After building all six words, this child then wrote them down on a piece of paper, she was very proud! We will move on to the other boxes with the other vowels and then continue on.
Saturday, October 15, 2011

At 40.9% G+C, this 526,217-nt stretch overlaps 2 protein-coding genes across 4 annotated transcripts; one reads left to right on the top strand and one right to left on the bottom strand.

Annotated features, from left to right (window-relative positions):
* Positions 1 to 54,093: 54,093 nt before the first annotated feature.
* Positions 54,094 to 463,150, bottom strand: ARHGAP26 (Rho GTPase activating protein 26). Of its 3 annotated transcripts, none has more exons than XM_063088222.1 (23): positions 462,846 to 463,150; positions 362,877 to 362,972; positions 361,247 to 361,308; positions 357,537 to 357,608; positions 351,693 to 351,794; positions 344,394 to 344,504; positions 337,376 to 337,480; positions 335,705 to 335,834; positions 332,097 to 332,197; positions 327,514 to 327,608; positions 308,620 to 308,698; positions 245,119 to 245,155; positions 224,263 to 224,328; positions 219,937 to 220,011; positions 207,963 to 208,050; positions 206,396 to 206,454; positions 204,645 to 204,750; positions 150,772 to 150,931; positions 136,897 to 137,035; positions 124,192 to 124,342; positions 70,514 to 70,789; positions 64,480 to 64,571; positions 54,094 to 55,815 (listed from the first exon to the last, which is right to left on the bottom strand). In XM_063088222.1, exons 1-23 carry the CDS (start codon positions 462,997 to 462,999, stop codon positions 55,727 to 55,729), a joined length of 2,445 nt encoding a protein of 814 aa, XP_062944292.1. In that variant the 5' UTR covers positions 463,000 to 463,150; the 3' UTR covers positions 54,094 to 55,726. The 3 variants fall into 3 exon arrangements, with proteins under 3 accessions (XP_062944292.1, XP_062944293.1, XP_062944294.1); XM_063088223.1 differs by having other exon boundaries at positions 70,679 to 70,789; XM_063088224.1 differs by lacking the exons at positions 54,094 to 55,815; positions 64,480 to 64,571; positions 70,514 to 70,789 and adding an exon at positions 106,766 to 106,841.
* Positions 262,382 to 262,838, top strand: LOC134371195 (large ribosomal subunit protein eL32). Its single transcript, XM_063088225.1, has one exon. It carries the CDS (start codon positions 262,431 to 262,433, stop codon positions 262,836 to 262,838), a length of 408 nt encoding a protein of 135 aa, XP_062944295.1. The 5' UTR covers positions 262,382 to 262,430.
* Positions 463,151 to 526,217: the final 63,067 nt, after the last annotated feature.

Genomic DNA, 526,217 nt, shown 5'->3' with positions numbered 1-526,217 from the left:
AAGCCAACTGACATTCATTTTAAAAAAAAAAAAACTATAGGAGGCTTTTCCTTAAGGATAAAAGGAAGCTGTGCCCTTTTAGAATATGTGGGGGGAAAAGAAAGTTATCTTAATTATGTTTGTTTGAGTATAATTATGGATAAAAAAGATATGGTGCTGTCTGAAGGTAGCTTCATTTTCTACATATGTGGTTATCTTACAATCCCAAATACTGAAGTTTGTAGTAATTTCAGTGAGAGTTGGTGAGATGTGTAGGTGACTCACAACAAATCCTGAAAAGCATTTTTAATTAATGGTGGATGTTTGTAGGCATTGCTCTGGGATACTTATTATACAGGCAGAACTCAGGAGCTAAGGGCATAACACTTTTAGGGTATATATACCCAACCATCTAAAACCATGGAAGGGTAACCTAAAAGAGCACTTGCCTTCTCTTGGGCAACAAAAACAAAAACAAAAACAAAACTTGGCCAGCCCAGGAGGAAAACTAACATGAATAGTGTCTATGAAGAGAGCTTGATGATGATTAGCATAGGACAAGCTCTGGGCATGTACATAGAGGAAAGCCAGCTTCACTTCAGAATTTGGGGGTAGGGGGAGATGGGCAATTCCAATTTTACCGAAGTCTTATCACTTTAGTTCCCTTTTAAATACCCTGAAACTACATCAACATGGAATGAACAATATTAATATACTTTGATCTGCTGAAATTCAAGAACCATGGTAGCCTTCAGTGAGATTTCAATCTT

All Montessori schools have different ways of teaching children how to read. This was one area that has been developed over time as Dr. Montessori herself was Italian and the language is primarily phonetic. English has some phonetic components but of course has many influences. Many Montessori schools begin in a similar way, with the metal insets (preparing the hand for writing- Dr. Montessori felt writing often came before reading) and the sandpaper letters. We also use other phonemic awareness activities to make sure the child understands the sounds of some letter before beginning to work with the Moveable Alphabet (another Montessori material). In our school, we follow a specific sequence to ensure there are no "holes" in the child's knowledge. As my trainer in England used to say, "a scarf is a scarf but would you rather have one with lots of holes or no holes!" We prefer no holes. One of our children has moved on to the beginning of their reading sequence with our specially prepared materials. Here she is using a box with small 3 letter phonetic objects (c-v-c) and "building" words with the Moveable Alphabet. She would sound out the word and place the letters next to the objects. (All of the words in this box have the short /a/ vowel. I am a speech pathologist as well and have noticed some vowel confusion in the past so I prepared these materials with 5 boxes, one for each short vowel.)